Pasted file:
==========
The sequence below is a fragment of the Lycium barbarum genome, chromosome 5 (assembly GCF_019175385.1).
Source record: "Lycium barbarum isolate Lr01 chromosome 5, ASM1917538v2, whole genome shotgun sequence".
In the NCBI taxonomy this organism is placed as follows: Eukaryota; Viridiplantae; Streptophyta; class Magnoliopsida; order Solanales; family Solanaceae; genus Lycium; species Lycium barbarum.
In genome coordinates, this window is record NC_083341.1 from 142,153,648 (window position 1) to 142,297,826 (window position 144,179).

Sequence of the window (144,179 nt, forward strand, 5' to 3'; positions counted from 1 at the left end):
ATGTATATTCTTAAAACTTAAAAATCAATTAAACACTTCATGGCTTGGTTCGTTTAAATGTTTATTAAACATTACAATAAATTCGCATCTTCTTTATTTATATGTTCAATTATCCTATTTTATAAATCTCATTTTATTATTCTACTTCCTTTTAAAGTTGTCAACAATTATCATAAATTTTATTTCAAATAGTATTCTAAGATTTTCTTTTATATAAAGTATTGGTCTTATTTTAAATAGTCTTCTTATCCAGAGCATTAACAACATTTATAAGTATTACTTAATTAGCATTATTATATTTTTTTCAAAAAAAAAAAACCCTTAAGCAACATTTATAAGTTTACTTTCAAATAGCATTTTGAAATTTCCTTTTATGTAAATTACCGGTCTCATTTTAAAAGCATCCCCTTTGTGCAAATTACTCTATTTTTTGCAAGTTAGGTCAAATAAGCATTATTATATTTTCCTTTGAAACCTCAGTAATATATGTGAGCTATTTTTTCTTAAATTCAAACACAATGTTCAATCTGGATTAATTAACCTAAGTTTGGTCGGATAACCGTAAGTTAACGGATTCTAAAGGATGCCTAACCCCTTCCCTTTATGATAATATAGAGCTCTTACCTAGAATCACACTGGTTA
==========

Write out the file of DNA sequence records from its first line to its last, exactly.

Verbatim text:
The sequence below is a fragment of the Lycium barbarum genome, chromosome 5 (assembly GCF_019175385.1).
Source record: "Lycium barbarum isolate Lr01 chromosome 5, ASM1917538v2, whole genome shotgun sequence".
In the NCBI taxonomy this organism is placed as follows: Eukaryota; Viridiplantae; Streptophyta; class Magnoliopsida; order Solanales; family Solanaceae; genus Lycium; species Lycium barbarum.
In genome coordinates, this window is record NC_083341.1 from 142,153,648 (window position 1) to 142,297,826 (window position 144,179).

Sequence of the window (144,179 nt, forward strand, 5' to 3'; positions counted from 1 at the left end):
ATGTATATTCTTAAAACTTAAAAATCAATTAAACACTTCATGGCTTGGTTCGTTTAAATGTTTATTAAACATTACAATAAATTCGCATCTTCTTTATTTATATGTTCAATTATCCTATTTTATAAATCTCATTTTATTATTCTACTTCCTTTTAAAGTTGTCAACAATTATCATAAATTTTATTTCAAATAGTATTCTAAGATTTTCTTTTATATAAAGTATTGGTCTTATTTTAAATAGTCTTCTTATCCAGAGCATTAACAACATTTATAAGTATTACTTAATTAGCATTATTATATTTTTTTCAAAAAAAAAAAACCCTTAAGCAACATTTATAAGTTTACTTTCAAATAGCATTTTGAAATTTCCTTTTATGTAAATTACCGGTCTCATTTTAAAAGCATCCCCTTTGTGCAAATTACTCTATTTTTTGCAAGTTAGGTCAAATAAGCATTATTATATTTTCCTTTGAAACCTCAGTAATATATGTGAGCTATTTTTTCTTAAATTCAAACACAATGTTCAATCTGGATTAATTAACCTAAGTTTGGTCGGATAACCGTAAGTTAACGGATTCTAAAGGATGCCTAACCCCTTCCCTTTATGATAATATAGAGCTCTTACCTAGAATCACACTGGTTA